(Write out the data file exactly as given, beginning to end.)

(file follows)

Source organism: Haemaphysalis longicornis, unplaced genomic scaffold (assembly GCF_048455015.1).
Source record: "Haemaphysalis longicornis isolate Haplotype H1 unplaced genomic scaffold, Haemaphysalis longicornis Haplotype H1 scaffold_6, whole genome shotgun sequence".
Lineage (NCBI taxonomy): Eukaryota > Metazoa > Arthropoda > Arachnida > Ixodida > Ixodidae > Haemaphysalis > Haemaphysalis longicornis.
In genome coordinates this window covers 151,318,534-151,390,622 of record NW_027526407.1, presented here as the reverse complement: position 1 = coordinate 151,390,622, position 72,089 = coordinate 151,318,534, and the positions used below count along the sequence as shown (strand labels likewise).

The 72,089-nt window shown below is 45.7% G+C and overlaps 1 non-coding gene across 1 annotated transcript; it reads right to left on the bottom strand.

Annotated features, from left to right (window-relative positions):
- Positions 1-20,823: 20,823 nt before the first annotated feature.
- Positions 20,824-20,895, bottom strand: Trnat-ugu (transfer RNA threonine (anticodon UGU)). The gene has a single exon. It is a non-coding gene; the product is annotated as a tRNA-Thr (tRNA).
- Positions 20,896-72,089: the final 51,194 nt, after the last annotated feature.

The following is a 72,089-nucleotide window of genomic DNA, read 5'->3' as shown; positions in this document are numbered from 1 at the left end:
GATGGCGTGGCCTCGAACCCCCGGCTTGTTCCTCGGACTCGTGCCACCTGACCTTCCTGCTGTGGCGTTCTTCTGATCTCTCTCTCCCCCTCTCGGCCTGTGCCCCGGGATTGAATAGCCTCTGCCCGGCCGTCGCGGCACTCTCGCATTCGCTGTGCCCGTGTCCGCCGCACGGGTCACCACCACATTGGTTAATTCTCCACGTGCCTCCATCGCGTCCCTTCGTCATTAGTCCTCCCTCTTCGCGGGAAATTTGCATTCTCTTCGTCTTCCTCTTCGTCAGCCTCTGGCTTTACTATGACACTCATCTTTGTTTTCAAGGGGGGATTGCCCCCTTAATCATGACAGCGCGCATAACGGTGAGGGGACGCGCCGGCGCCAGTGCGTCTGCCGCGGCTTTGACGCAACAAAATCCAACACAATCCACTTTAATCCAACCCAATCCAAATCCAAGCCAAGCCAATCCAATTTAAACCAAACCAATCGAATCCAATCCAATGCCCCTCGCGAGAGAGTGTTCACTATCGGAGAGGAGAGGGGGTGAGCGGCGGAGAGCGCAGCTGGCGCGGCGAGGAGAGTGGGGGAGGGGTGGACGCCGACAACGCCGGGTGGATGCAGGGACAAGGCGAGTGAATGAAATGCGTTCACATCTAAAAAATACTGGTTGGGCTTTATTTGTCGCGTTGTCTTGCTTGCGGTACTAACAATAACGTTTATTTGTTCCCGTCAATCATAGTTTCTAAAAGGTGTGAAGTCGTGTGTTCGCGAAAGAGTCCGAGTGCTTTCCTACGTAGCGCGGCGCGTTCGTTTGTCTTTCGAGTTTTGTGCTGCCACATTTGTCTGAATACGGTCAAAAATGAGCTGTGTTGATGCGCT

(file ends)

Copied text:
Source organism: Haemaphysalis longicornis, unplaced genomic scaffold (assembly GCF_048455015.1).
Source record: "Haemaphysalis longicornis isolate Haplotype H1 unplaced genomic scaffold, Haemaphysalis longicornis Haplotype H1 scaffold_6, whole genome shotgun sequence".
Lineage (NCBI taxonomy): Eukaryota > Metazoa > Arthropoda > Arachnida > Ixodida > Ixodidae > Haemaphysalis > Haemaphysalis longicornis.
In genome coordinates this window covers 151,318,534-151,390,622 of record NW_027526407.1, presented here as the reverse complement: position 1 = coordinate 151,390,622, position 72,089 = coordinate 151,318,534, and the positions used below count along the sequence as shown (strand labels likewise).

The 72,089-nt window shown below is 45.7% G+C and overlaps 1 non-coding gene across 1 annotated transcript; it reads right to left on the bottom strand.

Annotated features, from left to right (window-relative positions):
- Positions 1-20,823: 20,823 nt before the first annotated feature.
- Positions 20,824-20,895, bottom strand: Trnat-ugu (transfer RNA threonine (anticodon UGU)). The gene has a single exon. It is a non-coding gene; the product is annotated as a tRNA-Thr (tRNA).
- Positions 20,896-72,089: the final 51,194 nt, after the last annotated feature.

The following is a 72,089-nucleotide window of genomic DNA, read 5'->3' as shown; positions in this document are numbered from 1 at the left end:
GATGGCGTGGCCTCGAACCCCCGGCTTGTTCCTCGGACTCGTGCCACCTGACCTTCCTGCTGTGGCGTTCTTCTGATCTCTCTCTCCCCCTCTCGGCCTGTGCCCCGGGATTGAATAGCCTCTGCCCGGCCGTCGCGGCACTCTCGCATTCGCTGTGCCCGTGTCCGCCGCACGGGTCACCACCACATTGGTTAATTCTCCACGTGCCTCCATCGCGTCCCTTCGTCATTAGTCCTCCCTCTTCGCGGGAAATTTGCATTCTCTTCGTCTTCCTCTTCGTCAGCCTCTGGCTTTACTATGACACTCATCTTTGTTTTCAAGGGGGGATTGCCCCCTTAATCATGACAGCGCGCATAACGGTGAGGGGACGCGCCGGCGCCAGTGCGTCTGCCGCGGCTTTGACGCAACAAAATCCAACACAATCCACTTTAATCCAACCCAATCCAAATCCAAGCCAAGCCAATCCAATTTAAACCAAACCAATCGAATCCAATCCAATGCCCCTCGCGAGAGAGTGTTCACTATCGGAGAGGAGAGGGGGTGAGCGGCGGAGAGCGCAGCTGGCGCGGCGAGGAGAGTGGGGGAGGGGTGGACGCCGACAACGCCGGGTGGATGCAGGGACAAGGCGAGTGAATGAAATGCGTTCACATCTAAAAAATACTGGTTGGGCTTTATTTGTCGCGTTGTCTTGCTTGCGGTACTAACAATAACGTTTATTTGTTCCCGTCAATCATAGTTTCTAAAAGGTGTGAAGTCGTGTGTTCGCGAAAGAGTCCGAGTGCTTTCCTACGTAGCGCGGCGCGTTCGTTTGTCTTTCGAGTTTTGTGCTGCCACATTTGTCTGAATACGGTCAAAAATGAGCTGTGTTGATGCGCT